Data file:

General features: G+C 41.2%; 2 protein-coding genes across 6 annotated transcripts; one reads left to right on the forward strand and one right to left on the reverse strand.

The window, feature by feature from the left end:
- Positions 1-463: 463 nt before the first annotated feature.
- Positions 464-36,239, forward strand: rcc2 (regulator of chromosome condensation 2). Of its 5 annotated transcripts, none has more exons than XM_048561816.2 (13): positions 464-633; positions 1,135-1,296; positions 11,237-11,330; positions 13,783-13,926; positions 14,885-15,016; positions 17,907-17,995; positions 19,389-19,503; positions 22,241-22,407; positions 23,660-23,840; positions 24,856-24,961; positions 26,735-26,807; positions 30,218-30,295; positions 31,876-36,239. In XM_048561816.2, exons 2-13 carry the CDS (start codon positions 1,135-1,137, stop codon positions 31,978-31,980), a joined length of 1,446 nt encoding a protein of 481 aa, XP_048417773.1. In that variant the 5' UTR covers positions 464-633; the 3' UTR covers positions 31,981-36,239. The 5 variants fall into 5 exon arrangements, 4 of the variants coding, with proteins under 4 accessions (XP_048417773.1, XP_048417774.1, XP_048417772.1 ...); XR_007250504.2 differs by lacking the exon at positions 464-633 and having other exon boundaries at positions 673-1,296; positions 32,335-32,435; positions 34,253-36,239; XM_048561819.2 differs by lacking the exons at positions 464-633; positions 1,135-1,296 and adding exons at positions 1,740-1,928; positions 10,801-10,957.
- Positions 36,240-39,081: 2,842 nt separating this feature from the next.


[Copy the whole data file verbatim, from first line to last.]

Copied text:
General features: G+C 41.2%; 2 protein-coding genes across 6 annotated transcripts; one reads left to right on the forward strand and one right to left on the reverse strand.

The window, feature by feature from the left end:
- Positions 1-463: 463 nt before the first annotated feature.
- Positions 464-36,239, forward strand: rcc2 (regulator of chromosome condensation 2). Of its 5 annotated transcripts, none has more exons than XM_048561816.2 (13): positions 464-633; positions 1,135-1,296; positions 11,237-11,330; positions 13,783-13,926; positions 14,885-15,016; positions 17,907-17,995; positions 19,389-19,503; positions 22,241-22,407; positions 23,660-23,840; positions 24,856-24,961; positions 26,735-26,807; positions 30,218-30,295; positions 31,876-36,239. In XM_048561816.2, exons 2-13 carry the CDS (start codon positions 1,135-1,137, stop codon positions 31,978-31,980), a joined length of 1,446 nt encoding a protein of 481 aa, XP_048417773.1. In that variant the 5' UTR covers positions 464-633; the 3' UTR covers positions 31,981-36,239. The 5 variants fall into 5 exon arrangements, 4 of the variants coding, with proteins under 4 accessions (XP_048417773.1, XP_048417774.1, XP_048417772.1 ...); XR_007250504.2 differs by lacking the exon at positions 464-633 and having other exon boundaries at positions 673-1,296; positions 32,335-32,435; positions 34,253-36,239; XM_048561819.2 differs by lacking the exons at positions 464-633; positions 1,135-1,296 and adding exons at positions 1,740-1,928; positions 10,801-10,957.
- Positions 36,240-39,081: 2,842 nt separating this feature from the next.